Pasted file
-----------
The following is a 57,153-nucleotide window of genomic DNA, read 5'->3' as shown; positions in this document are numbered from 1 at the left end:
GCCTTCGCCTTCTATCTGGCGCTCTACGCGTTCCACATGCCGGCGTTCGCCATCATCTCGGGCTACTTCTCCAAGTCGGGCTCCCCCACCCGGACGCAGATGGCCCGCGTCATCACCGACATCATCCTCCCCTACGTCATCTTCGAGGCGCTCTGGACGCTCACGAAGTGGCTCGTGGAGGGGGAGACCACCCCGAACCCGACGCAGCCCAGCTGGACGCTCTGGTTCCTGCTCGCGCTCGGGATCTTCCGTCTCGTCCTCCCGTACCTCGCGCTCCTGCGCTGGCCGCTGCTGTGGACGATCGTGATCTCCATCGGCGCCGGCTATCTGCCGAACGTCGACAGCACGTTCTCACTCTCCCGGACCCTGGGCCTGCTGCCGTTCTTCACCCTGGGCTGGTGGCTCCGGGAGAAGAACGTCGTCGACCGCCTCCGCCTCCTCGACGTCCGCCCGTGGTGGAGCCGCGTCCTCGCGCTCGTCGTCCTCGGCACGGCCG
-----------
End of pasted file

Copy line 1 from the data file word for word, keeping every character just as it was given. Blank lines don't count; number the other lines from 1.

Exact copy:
The following is a 57,153-nucleotide window of genomic DNA, read 5'->3' as shown; positions in this document are numbered from 1 at the left end: